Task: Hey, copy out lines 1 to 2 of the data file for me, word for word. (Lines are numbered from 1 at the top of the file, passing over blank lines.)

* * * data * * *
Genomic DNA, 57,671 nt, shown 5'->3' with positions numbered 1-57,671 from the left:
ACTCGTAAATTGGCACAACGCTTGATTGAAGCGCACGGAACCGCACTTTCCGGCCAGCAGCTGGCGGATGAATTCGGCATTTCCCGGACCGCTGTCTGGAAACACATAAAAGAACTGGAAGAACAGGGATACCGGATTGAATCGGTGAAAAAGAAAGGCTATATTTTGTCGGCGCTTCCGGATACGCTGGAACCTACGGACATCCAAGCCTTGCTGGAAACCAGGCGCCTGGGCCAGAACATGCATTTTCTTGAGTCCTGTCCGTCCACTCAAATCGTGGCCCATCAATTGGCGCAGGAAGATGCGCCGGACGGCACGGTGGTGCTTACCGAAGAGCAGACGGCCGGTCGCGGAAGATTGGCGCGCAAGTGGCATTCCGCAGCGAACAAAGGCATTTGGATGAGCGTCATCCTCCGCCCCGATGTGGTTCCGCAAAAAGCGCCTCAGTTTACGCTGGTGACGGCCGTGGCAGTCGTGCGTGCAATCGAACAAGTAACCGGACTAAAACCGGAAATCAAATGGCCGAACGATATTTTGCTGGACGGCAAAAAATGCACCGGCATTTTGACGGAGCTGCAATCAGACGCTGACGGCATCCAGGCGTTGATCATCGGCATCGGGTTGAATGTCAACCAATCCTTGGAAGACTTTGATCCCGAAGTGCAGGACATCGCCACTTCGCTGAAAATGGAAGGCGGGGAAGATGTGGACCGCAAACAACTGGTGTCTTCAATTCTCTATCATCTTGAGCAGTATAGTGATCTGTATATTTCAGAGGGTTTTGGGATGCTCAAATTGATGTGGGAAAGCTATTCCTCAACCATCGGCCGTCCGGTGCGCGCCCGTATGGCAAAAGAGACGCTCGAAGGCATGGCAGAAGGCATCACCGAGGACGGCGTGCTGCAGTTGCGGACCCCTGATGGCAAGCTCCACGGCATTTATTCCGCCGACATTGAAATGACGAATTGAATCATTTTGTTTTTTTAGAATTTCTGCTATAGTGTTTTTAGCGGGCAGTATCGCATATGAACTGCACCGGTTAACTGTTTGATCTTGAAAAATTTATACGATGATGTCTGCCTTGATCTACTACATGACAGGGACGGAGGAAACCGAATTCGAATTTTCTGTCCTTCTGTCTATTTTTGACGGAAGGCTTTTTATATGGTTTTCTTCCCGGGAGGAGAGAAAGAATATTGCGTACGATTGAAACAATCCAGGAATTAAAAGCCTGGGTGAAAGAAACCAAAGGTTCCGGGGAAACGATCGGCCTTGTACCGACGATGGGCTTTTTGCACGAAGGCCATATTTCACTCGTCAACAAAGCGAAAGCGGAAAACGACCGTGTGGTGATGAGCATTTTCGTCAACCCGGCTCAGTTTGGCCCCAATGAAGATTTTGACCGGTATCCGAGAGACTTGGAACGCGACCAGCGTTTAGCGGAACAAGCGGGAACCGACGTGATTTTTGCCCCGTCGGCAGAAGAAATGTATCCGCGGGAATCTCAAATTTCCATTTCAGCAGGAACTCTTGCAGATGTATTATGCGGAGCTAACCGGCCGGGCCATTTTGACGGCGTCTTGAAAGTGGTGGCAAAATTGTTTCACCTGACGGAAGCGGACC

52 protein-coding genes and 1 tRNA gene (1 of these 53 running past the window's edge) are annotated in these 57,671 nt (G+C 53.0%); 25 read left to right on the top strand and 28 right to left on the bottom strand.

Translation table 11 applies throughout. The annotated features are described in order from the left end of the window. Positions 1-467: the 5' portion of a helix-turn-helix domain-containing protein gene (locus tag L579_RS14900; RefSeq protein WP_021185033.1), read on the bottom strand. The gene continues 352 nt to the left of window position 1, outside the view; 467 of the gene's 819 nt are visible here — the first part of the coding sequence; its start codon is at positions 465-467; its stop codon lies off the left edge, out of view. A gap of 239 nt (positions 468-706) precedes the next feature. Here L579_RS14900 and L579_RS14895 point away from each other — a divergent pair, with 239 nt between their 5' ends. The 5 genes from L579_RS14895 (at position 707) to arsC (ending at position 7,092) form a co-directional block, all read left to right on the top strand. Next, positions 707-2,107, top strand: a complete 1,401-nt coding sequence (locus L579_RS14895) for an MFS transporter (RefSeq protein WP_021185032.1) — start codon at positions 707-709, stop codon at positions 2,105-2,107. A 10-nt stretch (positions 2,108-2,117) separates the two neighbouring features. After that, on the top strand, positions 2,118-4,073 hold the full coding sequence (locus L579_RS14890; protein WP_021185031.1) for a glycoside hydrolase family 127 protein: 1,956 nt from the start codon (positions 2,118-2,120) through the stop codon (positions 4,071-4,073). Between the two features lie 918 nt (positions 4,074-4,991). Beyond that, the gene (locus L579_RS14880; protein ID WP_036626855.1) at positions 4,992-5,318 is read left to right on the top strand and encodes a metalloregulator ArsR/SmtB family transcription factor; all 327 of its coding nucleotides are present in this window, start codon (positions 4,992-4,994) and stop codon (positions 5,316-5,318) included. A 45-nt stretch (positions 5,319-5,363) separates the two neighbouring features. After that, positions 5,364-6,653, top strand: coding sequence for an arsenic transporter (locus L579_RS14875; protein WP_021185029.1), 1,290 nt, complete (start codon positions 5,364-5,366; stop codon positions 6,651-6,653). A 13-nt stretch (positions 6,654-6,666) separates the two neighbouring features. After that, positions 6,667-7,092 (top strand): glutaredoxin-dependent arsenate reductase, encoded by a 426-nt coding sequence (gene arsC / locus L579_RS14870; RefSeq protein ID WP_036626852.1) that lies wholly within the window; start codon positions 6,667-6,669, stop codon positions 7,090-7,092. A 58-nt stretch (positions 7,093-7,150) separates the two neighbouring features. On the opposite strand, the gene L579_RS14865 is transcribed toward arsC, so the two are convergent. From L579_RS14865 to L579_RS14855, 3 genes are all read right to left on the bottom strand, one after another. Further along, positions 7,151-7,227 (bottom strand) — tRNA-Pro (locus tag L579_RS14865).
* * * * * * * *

Genomic DNA, 57,671 nt, shown 5'->3' with positions numbered 1-57,671 from the left:
ACTCGTAAATTGGCACAACGCTTGATTGAAGCGCACGGAACCGCACTTTCCGGCCAGCAGCTGGCGGATGAATTCGGCATTTCCCGGACCGCTGTCTGGAAACACATAAAAGAACTGGAAGAACAGGGATACCGGATTGAATCGGTGAAAAAGAAAGGCTATATTTTGTCGGCGCTTCCGGATACGCTGGAACCTACGGACATCCAAGCCTTGCTGGAAACCAGGCGCCTGGGCCAGAACATGCATTTTCTTGAGTCCTGTCCGTCCACTCAAATCGTGGCCCATCAATTGGCGCAGGAAGATGCGCCGGACGGCACGGTGGTGCTTACCGAAGAGCAGACGGCCGGTCGCGGAAGATTGGCGCGCAAGTGGCATTCCGCAGCGAACAAAGGCATTTGGATGAGCGTCATCCTCCGCCCCGATGTGGTTCCGCAAAAAGCGCCTCAGTTTACGCTGGTGACGGCCGTGGCAGTCGTGCGTGCAATCGAACAAGTAACCGGACTAAAACCGGAAATCAAATGGCCGAACGATATTTTGCTGGACGGCAAAAAATGCACCGGCATTTTGACGGAGCTGCAATCAGACGCTGACGGCATCCAGGCGTTGATCATCGGCATCGGGTTGAATGTCAACCAATCCTTGGAAGACTTTGATCCCGAAGTGCAGGACATCGCCACTTCGCTGAAAATGGAAGGCGGGGAAGATGTGGACCGCAAACAACTGGTGTCTTCAATTCTCTATCATCTTGAGCAGTATAGTGATCTGTATATTTCAGAGGGTTTTGGGATGCTCAAATTGATGTGGGAAAGCTATTCCTCAACCATCGGCCGTCCGGTGCGCGCCCGTATGGCAAAAGAGACGCTCGAAGGCATGGCAGAAGGCATCACCGAGGACGGCGTGCTGCAGTTGCGGACCCCTGATGGCAAGCTCCACGGCATTTATTCCGCCGACATTGAAATGACGAATTGAATCATTTTGTTTTTTTAGAATTTCTGCTATAGTGTTTTTAGCGGGCAGTATCGCATATGAACTGCACCGGTTAACTGTTTGATCTTGAAAAATTTATACGATGATGTCTGCCTTGATCTACTACATGACAGGGACGGAGGAAACCGAATTCGAATTTTCTGTCCTTCTGTCTATTTTTGACGGAAGGCTTTTTATATGGTTTTCTTCCCGGGAGGAGAGAAAGAATATTGCGTACGATTGAAACAATCCAGGAATTAAAAGCCTGGGTGAAAGAAACCAAAGGTTCCGGGGAAACGATCGGCCTTGTACCGACGATGGGCTTTTTGCACGAAGGCCATATTTCACTCGTCAACAAAGCGAAAGCGGAAAACGACCGTGTGGTGATGAGCATTTTCGTCAACCCGGCTCAGTTTGGCCCCAATGAAGATTTTGACCGGTATCCGAGAGACTTGGAACGCGACCAGCGTTTAGCGGAACAAGCGGGAACCGACGTGATTTTTGCCCCGTCGGCAGAAGAAATGTATCCGCGGGAATCTCAAATTTCCATTTCAGCAGGAACTCTTGCAGATGTATTATGCGGAGCTAACCGGCCGGGCCATTTTGACGGCGTCTTGAAAGTGGTGGCAAAATTGTTTCACCTGACGGAAGCGGACC